Outside was another experience and that’s when I felt I am in another country. I was welcomed by the dusty humid heat and array of colorfully dressed women, men, and children. They are happily waiting and sending off families and friends by the truckload and it was noisily excited!
No time to rest, I was in my new center the day after I arrived. I went to meet my new colleagues and got the introduction and met the different people that I will be interacting with and would help me adjust and settle in.
I settled in well.
Too well actually because a couple of weeks after I arrived, experiencing how easy it was to work with my organization, my colleagues and my team I told myself I can do this and make this my new career move.
My initial contract was 6-months. I was only to give on-the-job training to a few therapists who graduated in the only PT school in the country in French. The organization that hired me was English, and the medium of instructions was English so imagine me, a wide-eyed young woman in a foreign land in a male-dominated industry trying to figure out how I will do my job and not lose face (that is me being Asian) in case I bungled it up. I managed to overcome the language barrier and easily settled in my work like I was born for it.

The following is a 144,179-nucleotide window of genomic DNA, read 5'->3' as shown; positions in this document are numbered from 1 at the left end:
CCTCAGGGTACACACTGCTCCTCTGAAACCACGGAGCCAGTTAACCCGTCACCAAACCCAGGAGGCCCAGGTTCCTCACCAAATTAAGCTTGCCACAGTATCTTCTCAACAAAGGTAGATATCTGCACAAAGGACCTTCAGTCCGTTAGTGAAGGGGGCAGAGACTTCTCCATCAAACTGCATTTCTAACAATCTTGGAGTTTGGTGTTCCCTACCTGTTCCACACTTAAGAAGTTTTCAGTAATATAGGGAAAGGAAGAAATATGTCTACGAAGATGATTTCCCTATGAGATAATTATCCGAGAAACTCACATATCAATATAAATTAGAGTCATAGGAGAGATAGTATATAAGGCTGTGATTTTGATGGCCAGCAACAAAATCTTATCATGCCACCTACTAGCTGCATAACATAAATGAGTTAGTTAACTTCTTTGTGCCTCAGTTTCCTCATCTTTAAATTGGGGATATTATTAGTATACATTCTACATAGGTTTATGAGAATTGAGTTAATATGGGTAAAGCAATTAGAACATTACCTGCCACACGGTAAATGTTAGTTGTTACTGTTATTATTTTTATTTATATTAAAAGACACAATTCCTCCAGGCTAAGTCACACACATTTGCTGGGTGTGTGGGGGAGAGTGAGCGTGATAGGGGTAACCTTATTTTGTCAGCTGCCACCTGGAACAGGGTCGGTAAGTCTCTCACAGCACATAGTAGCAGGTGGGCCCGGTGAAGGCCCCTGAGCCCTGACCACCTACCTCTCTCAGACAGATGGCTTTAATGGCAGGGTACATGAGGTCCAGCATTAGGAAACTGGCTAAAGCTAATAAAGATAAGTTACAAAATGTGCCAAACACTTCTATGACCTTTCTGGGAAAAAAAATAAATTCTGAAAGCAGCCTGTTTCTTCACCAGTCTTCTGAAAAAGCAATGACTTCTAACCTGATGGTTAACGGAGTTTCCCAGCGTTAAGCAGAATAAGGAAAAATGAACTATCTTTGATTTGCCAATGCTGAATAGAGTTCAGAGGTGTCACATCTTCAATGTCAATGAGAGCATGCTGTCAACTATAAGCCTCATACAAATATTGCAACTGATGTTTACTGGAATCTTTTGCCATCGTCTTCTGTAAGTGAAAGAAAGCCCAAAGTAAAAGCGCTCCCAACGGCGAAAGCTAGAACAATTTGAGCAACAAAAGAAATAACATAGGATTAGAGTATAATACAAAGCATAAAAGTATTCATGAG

I was happy that among the seven therapists I was to work with, five of them are female and two are male but only two of them speaks good English. The head of the rehabilitation center was also a woman from the US. She runs the whole rehabilitation center and community program while her husband runs the prosthetics and orthotics workshop and the technical school.
It was very different from working in the hospitals’ in the Philippines (which hasn’t changed a lot since), I had more freedom to be creative, and innovative in handling cases. It was refreshing.
Introduction to international development
When I joined the organization that recruited me I had no idea what they are doing. All I had was information from what they sent me to read. I don’t even know much about the country. That was the time when internet searches were something to be dreamed of and the search engine doesn’t have that much-stored data yet and Facebook will not be born until after four years.